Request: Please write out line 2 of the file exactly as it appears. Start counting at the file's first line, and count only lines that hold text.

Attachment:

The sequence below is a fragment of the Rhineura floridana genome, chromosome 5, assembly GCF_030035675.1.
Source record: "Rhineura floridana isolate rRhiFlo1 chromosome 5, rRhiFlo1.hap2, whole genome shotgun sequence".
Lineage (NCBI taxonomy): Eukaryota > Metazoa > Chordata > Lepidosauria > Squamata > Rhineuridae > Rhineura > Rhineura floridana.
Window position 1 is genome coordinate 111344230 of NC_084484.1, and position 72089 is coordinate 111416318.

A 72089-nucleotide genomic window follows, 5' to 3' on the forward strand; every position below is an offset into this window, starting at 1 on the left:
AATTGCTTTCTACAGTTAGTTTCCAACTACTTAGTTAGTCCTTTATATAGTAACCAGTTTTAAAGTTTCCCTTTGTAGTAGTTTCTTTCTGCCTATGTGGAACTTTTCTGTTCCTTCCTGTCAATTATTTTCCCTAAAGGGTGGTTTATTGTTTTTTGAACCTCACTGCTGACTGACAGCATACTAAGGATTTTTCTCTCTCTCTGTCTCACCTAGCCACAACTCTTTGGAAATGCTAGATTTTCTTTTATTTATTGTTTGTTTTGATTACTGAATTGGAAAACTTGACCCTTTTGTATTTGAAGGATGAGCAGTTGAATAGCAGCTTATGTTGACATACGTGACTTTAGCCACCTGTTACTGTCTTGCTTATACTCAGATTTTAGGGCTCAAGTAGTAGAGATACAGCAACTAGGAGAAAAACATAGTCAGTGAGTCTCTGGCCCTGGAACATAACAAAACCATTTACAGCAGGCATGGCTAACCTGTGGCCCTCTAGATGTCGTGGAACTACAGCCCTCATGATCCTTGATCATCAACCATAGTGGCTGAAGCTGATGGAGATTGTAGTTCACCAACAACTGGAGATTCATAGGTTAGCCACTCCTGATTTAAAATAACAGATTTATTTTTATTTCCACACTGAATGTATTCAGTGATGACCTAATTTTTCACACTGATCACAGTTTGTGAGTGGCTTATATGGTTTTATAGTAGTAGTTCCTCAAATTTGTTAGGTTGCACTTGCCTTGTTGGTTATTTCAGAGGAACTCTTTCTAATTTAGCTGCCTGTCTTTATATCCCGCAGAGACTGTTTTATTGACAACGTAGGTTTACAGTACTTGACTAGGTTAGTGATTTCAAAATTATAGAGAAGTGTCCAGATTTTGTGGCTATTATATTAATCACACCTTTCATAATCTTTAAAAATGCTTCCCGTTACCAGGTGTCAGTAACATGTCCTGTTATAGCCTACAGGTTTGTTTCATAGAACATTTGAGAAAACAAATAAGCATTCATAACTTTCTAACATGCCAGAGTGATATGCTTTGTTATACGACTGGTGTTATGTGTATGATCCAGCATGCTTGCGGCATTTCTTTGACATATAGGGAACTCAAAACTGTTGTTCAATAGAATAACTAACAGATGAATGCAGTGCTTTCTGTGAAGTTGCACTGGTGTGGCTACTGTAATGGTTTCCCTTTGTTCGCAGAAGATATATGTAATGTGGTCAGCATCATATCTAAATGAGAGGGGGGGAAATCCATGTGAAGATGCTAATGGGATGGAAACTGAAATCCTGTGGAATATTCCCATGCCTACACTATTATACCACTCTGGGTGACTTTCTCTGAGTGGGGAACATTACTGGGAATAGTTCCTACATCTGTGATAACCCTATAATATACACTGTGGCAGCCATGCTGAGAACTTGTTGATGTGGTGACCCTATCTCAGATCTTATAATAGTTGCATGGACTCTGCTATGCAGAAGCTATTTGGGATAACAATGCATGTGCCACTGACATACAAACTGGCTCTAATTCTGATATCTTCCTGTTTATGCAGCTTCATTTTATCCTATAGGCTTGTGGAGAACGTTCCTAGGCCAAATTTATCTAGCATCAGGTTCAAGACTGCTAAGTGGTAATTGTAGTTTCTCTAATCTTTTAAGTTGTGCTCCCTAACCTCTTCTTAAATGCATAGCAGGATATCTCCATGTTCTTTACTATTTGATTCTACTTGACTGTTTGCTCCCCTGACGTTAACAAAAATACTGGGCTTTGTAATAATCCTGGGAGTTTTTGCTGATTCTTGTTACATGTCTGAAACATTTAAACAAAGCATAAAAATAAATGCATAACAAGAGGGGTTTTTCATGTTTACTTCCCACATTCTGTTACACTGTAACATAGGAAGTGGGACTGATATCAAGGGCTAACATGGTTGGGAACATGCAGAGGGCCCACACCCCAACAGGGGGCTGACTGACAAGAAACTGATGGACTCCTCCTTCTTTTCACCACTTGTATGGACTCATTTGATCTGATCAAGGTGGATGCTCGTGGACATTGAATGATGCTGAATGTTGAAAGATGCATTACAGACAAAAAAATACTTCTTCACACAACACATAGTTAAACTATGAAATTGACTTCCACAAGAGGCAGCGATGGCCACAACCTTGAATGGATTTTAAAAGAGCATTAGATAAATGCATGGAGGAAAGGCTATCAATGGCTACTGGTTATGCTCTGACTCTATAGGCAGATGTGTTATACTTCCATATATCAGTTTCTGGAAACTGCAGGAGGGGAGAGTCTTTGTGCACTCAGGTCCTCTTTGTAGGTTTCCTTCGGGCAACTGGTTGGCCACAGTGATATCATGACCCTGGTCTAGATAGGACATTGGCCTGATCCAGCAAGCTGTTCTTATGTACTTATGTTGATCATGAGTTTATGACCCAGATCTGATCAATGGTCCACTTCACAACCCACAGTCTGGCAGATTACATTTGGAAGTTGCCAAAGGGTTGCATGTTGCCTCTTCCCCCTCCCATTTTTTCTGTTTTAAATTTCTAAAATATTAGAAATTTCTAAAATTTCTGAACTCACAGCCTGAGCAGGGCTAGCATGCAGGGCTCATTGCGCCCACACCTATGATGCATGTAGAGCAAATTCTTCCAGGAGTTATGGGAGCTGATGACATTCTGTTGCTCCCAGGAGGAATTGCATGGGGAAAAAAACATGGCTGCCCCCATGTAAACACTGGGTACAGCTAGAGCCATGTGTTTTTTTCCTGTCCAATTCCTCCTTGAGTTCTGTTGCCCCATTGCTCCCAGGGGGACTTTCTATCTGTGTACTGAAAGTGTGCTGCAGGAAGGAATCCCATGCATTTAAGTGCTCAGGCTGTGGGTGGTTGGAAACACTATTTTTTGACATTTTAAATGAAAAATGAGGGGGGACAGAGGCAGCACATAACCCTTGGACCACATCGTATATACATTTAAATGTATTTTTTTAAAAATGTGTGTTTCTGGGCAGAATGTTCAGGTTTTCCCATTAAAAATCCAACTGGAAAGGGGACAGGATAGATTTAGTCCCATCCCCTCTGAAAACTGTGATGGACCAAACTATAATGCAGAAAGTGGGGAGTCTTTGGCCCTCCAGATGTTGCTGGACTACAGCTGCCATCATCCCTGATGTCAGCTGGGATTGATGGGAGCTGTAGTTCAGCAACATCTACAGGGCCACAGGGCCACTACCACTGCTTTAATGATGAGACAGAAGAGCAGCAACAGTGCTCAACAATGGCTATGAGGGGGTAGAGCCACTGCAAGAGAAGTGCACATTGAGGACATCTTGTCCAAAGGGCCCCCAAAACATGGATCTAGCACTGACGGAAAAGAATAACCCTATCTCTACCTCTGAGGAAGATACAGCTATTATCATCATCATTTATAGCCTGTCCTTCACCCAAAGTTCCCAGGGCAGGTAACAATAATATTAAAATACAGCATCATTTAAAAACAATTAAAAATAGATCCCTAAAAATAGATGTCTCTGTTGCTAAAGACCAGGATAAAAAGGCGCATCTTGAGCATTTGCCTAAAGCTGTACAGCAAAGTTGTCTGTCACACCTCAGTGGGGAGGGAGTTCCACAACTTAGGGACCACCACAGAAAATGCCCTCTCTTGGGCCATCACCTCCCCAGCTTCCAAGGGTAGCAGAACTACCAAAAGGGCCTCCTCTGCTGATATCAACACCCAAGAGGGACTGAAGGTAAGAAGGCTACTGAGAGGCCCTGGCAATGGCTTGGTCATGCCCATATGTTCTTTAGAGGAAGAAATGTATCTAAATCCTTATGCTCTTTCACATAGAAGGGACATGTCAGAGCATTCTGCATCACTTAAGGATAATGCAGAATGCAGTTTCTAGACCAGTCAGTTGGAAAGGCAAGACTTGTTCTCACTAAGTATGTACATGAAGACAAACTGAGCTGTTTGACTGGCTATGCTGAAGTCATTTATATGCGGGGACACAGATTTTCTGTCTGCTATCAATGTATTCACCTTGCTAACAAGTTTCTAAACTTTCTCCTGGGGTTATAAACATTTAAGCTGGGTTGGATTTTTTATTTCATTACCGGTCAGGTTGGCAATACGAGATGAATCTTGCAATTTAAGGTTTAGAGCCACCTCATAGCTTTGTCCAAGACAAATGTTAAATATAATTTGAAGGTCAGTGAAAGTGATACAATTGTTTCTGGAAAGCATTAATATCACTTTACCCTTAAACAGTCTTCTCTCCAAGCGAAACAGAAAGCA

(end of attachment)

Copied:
Source record: "Rhineura floridana isolate rRhiFlo1 chromosome 5, rRhiFlo1.hap2, whole genome shotgun sequence".